A Lawyer Addressed Justice Ginsburg By The Wrong Name. Her Response Was Perfect.

"That hasn't happened in quite some time."
Make no mistake: Their looks, voices and views on the law are nothing alike.
Make no mistake: Their looks, voices and views on the law are nothing alike.
Mario Anzuoni/Reuters

WASHINGTON -- Noel Francisco, the lawyer arguing in former Virginia Gov. Bob McDonnell's corruption appeal, only had one job: to convince the Supreme Court that his client didn't break federal anti-bribery laws.

For better or for worse, he may very well have succeeded.

But toward the end of the hearing in McDonnell v. United States, which the justices heard Wednesday, the way Francisco addressed Justice Ruth Bader Ginsburg after a critical question about what federal law prescribes caused some commotion in the courtroom.

"There are lots of other statutes that would prohibit precisely what you are suggesting, Justice O'Connor, and you don't have to interpret ..."

At that point, Ginsburg interrupted him: "That hasn't happened in quite some time." The room exploded in laughter. Justice Sandra Day O'Connor retired more than a decade ago.

Francisco, who at this point might have wished that one of the courtroom's marble columns would come crashing down on him, was contrite: "Justice Ginsburg, I'm very very very sorry." More laughter filled the room.

"Justice Ginsburg, my apologies," Francisco continued, as he picked up where he left off and carried on with his argument. If he wins the case, it's likely all will be forgiven.

More notably, Ginsburg's quick-on-her-feet response harkens back to the time she and O'Connor shared the bench -- a period of adjustment for some top-flight lawyers who had to get used to the presence of two women who otherwise were very different in the way they looked, sounded and viewed the law.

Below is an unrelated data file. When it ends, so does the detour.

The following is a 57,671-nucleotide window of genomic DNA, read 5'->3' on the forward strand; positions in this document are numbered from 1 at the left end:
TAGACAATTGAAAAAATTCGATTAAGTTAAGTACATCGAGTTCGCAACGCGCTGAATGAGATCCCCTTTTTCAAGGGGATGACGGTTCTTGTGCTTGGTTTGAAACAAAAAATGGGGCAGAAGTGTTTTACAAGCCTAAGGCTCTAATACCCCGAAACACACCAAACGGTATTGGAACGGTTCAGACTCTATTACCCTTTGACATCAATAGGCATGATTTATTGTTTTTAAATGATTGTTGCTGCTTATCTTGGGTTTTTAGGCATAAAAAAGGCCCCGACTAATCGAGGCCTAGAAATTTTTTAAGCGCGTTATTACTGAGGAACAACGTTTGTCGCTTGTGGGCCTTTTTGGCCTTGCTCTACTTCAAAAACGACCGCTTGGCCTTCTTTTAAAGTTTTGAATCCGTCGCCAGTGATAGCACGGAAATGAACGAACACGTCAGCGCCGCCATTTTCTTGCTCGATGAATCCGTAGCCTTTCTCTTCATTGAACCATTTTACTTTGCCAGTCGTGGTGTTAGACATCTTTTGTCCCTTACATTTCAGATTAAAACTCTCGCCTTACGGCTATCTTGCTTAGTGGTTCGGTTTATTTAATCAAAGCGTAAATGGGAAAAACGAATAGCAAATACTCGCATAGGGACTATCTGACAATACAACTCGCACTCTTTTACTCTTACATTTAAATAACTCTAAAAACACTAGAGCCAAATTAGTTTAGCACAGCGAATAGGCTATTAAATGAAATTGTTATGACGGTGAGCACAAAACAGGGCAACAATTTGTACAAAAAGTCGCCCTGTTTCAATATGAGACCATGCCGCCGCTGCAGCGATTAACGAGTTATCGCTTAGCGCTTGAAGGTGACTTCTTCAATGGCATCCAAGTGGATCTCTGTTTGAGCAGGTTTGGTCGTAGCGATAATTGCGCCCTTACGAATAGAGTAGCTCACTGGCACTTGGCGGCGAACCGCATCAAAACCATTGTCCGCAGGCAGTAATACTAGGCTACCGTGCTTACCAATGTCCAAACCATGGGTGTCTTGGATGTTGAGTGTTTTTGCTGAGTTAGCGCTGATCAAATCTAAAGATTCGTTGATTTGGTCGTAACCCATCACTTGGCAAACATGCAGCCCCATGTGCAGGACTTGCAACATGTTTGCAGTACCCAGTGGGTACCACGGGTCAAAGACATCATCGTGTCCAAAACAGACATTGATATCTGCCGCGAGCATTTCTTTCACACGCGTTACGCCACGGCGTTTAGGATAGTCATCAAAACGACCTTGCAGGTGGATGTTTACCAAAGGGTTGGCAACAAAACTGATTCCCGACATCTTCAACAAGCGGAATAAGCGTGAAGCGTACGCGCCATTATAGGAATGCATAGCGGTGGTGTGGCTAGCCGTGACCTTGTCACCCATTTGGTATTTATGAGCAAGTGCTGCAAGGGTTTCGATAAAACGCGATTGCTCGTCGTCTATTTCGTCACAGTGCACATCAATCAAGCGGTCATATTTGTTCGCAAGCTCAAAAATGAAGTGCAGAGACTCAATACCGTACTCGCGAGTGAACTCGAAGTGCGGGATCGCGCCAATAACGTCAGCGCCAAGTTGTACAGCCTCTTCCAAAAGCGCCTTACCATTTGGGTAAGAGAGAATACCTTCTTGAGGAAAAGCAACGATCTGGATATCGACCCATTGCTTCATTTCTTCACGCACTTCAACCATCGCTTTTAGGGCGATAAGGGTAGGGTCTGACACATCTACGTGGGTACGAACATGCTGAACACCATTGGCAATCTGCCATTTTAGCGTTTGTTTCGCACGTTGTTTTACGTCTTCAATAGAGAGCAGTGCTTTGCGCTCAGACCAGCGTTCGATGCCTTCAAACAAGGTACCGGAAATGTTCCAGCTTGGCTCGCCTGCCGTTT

"During oral argument, many a distinguished counsel -- including a Harvard Law School professor and more than one solicitor general -- began his response to my question: 'Well, Justice O’Connor ..." wrote Ginsburg in a Politico essay reflecting on the years she worked side-by-side with O'Connor.

"Sometimes when that happened," Ginsburg continued, "Sandra would smile and crisply remind counsel: 'She’s Justice Ginsburg. I’m Justice O’Connor.'"

At the time, it took a group of forward-looking women lawyers to devise a solution, albeit a tongue-in-cheek one.

"Anticipating just such confusion, in 1993, my first term as a member of the court, the National Association of Women Judges had T-shirts made for us," Ginsburg wrote. "Justice O’Connor’s read, 'I’m Sandra, not Ruth,' mine, 'I’m Ruth, not Sandra.'"

All of this, of course, coming from a woman who faced insurmountable odds as she rose through the ranks of the legal profession and once said the Supreme Court will be perfectly gender-balanced when "there are nine" women justices.

Maybe one day.

UPDATE: April 29 -- The Supreme Court on Friday released audio of the exchange between Ginsburg and Francisco. The moment comes around the one-hour mark.

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